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Process redesign for time-based emergency admission targets

Overview of attention for article published in Journal of Health Organization and Management, September 2016
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Title
Process redesign for time-based emergency admission targets
Published in
Journal of Health Organization and Management, September 2016
DOI 10.1108/jhom-08-2015-0114
Pubmed ID
Authors

Sandra G. Leggat, Richard Gough, Timothy Bartram, Pauline Stanton, Greg J. Bamber, Ruth Ballardie, Amrik Sohal

Abstract

Purpose Hospitals have used process redesign to increase the efficiency of the emergency department (ED) to cope with increasing demand. While there are published studies suggesting a positive outcome, recent reviews have reported that it is difficult to conclude that these approaches are effective as a result of substandard research methodology. The purpose of this paper is to explore the perceptions of hospital staff on the impact of a process redesign initiative on quality of care. Design/methodology/approach A retrospective qualitative case study examining a Lean Six Sigma (LSS) initiative in a large metropolitan hospital from 2009 to 2010. Non-probability sampling identified interview subjects who, through their participation in the redesign initiative, had a detailed understanding of the implementation and outcomes of the initiative. Between April 2012 and January 2013 26 in-depth semi-structured interviews were conducted and analysed with thematic content analysis. Findings There were four important findings. First, when asked to comment on the impact of the LSS implementation, without prompting the staff spoke of quality of care. Second, there was little agreement among the participants as to whether the project had been successful. Third, despite the recognition of the need for a coordinated effort across the hospital to improve ED access, the redesign process was not successful in reducing existing divides among clinicians and among managers and clinicians. Finally, staff expressed tension between production processes to move patients more quickly and their duty of care to their patients as individuals. Originality/value One of the first studies to explore the impact of process redesign through in-depth interviews with participating staff, this study adds further evidence that organisations implementing process redesign must ensure the supporting management practices are in place.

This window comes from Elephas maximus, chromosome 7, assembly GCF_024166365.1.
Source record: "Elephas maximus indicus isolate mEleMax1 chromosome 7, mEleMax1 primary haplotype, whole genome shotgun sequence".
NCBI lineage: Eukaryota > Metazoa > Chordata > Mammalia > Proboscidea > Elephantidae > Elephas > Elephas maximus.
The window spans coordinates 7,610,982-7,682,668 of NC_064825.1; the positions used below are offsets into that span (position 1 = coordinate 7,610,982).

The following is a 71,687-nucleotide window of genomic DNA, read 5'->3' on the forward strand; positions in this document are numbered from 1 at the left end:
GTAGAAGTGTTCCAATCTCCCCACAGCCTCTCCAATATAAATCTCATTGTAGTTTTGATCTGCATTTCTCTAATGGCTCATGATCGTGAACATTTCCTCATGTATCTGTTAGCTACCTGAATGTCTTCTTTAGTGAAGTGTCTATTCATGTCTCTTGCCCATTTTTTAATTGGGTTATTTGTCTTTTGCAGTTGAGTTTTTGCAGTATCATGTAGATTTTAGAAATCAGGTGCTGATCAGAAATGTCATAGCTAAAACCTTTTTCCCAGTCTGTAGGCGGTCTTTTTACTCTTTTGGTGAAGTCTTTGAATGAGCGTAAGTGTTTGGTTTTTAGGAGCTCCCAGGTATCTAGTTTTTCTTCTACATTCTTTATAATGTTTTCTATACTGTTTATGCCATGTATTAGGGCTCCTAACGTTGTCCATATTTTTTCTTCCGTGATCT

Twitter Demographics

The data shown below were collected from the profile of 1 tweeter who shared this research output. Click here to find out more about how the information was compiled.

Mendeley readers

The data shown below were compiled from readership statistics for 49 Mendeley readers of this research output. Click here to see the associated Mendeley record.

Geographical breakdown

Country Count As %
Unknown 49 100%

Demographic breakdown

Readers by professional status Count As %
Student > Master 11 22%
Student > Bachelor 5 10%
Unspecified 4 8%
Student > Doctoral Student 3 6%
Student > Ph. D. Student 3 6%
Other 5 10%
Unknown 18 37%
Readers by discipline Count As %
Engineering 15 31%
Business, Management and Accounting 4 8%
Unspecified 4 8%
Nursing and Health Professions 3 6%
Psychology 1 2%
Other 4 8%
Unknown 18 37%

Attention Score in Context

This research output has an Altmetric Attention Score of 1. This is our high-level measure of the quality and quantity of online attention that it has received. This Attention Score, as well as the ranking and number of research outputs shown below, was calculated when the research output was last mentioned on 21 May 2018.
All research outputs
#10,350,306
of 12,974,406 outputs
Outputs from Journal of Health Organization and Management
#209
of 274 outputs
Outputs of similar age
#187,279
of 255,821 outputs
Outputs of similar age from Journal of Health Organization and Management
#9
of 10 outputs
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